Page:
Cloud Computing ‘Number Two’ Priority for CIOs, Says IDC
A majority of Australian CIOs are moving towards the cloud at a rapid rate, with cost effectiveness and reduced infrastructure being top-of-mind for IT leaders looking at SaaS.
Sun, August 29, 2010
CIO Australia — A majority of Australian CIOs are moving towards the cloud at a rapid rate, with cost effectiveness and reduced infrastructure being top-of-mind for IT leaders looking at SaaS.
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IDC released its latest VMware-sponsored (VMW) cloud computing research in Sydney this week. VMware managing director, Paul Harapin, said the survey results indicated flexibility was a key reason CIOs were looking at cloud.
“Efficient use of technology was one theme that emerged when we asked why people are using cloud computing. Agility and control were other key reasons, as was self-service, the ability to control use and freedom of choice," he said.
“In both the public and private cloud sectors, cloud computing is an enabler and allows us to use our IT infrastructure better. You can save costs and we need to reduce IT spending. Cloud computing can improve the overall IT operating environment,” he said.
The research is based on 326 phone interviews in Australia and 100 in New Zealand conducted between March and May of this year with CIOs and IT managers in companies of varying sizes being asked about public and private cloud adoption. Harapin said a huge shift in thinking has emerged around cloud in the past 12 months.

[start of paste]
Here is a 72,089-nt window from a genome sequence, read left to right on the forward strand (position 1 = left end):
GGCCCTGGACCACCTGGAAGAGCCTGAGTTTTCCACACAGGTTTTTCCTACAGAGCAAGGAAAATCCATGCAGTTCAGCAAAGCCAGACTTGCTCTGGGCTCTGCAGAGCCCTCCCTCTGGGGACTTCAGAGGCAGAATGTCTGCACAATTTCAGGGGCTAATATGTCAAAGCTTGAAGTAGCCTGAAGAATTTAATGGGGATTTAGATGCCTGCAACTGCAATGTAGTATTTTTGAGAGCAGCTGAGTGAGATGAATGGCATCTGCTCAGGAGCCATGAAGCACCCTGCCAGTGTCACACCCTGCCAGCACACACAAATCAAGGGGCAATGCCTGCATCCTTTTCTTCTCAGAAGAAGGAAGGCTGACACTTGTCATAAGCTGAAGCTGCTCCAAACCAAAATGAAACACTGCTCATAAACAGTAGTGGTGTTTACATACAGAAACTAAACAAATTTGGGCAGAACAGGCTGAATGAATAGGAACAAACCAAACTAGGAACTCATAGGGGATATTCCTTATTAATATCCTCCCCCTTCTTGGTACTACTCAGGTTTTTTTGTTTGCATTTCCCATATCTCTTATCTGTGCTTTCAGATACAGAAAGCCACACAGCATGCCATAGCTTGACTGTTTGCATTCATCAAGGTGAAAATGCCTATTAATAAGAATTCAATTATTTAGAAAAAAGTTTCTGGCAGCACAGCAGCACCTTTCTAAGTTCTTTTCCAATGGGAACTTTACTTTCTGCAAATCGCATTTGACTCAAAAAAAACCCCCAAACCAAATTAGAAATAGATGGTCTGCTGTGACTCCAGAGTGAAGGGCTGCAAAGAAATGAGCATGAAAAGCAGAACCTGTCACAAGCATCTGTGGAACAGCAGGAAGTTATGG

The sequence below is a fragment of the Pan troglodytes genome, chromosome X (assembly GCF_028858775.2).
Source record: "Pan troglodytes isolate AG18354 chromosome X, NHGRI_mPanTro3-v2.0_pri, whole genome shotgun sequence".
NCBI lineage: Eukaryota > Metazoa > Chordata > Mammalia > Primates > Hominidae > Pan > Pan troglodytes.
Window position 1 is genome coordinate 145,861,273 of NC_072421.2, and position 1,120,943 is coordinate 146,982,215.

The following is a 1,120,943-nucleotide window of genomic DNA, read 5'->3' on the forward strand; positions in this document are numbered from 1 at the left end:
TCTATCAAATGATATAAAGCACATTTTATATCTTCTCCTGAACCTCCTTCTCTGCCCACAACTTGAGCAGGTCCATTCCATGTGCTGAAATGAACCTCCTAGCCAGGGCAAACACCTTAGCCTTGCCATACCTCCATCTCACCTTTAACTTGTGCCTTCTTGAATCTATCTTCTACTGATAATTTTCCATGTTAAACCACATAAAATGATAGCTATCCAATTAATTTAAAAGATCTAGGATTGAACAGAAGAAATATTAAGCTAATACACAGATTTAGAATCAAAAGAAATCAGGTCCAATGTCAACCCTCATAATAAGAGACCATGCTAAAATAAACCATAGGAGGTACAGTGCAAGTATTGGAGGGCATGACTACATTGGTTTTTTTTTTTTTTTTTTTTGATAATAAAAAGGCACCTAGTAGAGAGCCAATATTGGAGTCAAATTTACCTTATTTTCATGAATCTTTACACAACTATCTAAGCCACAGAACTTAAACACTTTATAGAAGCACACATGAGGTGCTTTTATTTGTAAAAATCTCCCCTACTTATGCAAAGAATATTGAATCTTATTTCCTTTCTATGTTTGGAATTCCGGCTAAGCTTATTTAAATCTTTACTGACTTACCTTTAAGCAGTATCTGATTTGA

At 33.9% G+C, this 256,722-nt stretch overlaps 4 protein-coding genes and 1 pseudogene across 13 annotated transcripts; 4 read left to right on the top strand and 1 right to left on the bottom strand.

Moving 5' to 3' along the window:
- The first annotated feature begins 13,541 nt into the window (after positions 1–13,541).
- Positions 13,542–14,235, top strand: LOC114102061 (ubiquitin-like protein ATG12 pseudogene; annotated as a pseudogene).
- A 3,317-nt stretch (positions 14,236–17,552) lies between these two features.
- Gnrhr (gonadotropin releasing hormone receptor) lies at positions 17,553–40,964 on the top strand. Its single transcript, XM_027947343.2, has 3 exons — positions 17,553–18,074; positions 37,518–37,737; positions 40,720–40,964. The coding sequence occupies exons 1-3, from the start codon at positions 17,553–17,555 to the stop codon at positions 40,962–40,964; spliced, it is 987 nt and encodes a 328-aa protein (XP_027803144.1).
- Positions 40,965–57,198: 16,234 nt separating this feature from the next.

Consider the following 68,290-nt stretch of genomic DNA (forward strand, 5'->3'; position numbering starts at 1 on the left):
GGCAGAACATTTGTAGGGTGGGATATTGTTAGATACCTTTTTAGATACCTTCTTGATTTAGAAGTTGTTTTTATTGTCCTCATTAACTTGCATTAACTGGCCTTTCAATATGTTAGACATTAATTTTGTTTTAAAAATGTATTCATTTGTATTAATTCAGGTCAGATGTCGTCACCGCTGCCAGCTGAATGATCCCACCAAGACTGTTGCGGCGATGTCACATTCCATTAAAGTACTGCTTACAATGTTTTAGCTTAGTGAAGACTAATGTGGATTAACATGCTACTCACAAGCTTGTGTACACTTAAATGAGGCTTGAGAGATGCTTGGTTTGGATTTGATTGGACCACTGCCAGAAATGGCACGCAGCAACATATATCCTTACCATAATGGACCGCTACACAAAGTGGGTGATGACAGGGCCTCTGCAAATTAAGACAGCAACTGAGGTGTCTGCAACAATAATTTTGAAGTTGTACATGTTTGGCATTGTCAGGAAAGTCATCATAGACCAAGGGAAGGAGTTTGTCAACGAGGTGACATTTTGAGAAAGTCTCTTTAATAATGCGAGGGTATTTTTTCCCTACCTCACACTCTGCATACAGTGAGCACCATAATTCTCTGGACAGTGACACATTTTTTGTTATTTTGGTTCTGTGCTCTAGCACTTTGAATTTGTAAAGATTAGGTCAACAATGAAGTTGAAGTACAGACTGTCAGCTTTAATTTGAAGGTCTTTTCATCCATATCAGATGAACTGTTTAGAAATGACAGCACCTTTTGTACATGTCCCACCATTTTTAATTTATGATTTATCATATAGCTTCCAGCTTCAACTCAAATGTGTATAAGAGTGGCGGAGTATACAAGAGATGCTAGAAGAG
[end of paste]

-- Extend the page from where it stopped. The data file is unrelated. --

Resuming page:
“Cloud services have shifted from a year ago. We did a focus group around 12 months ago and they pretty much took the mickey out of cloud. It was seen as unrealistic and CIOs weren’t considering it. What’s even more of a surprise is that in a short period of 12 months, we’ve seen cloud go from a bit of a joke to a number two priority on the plate of CIOs today, and a very serious consideration that they are taking on board,” he said.
About 70 per cent of the CIOs surveyed are investing in private cloud, while public cloud adoption is becoming prominent due to a desire for less infrastructure.
“If we take a look at the public cloud results, we realise public cloud adoption allows companies to have the capacity to free up space in the internal infrastructure of the businesses,” Harapin said.
The research also found the CIO is generally the key initiator behind cloud adoption, but CEOs are taking a more proactive interest in the movement.
“The CIO is the primary initiator in both the public and private clouds, but what is interesting is that the CEO, managing director and board takes a much more proactive interest in public cloud than most other technology areas.
“Why? Organisations are talking about the savings being made through cloud and this is resonating with the board and are driving down to the CIO on how do we do this internally?,” Harapin said.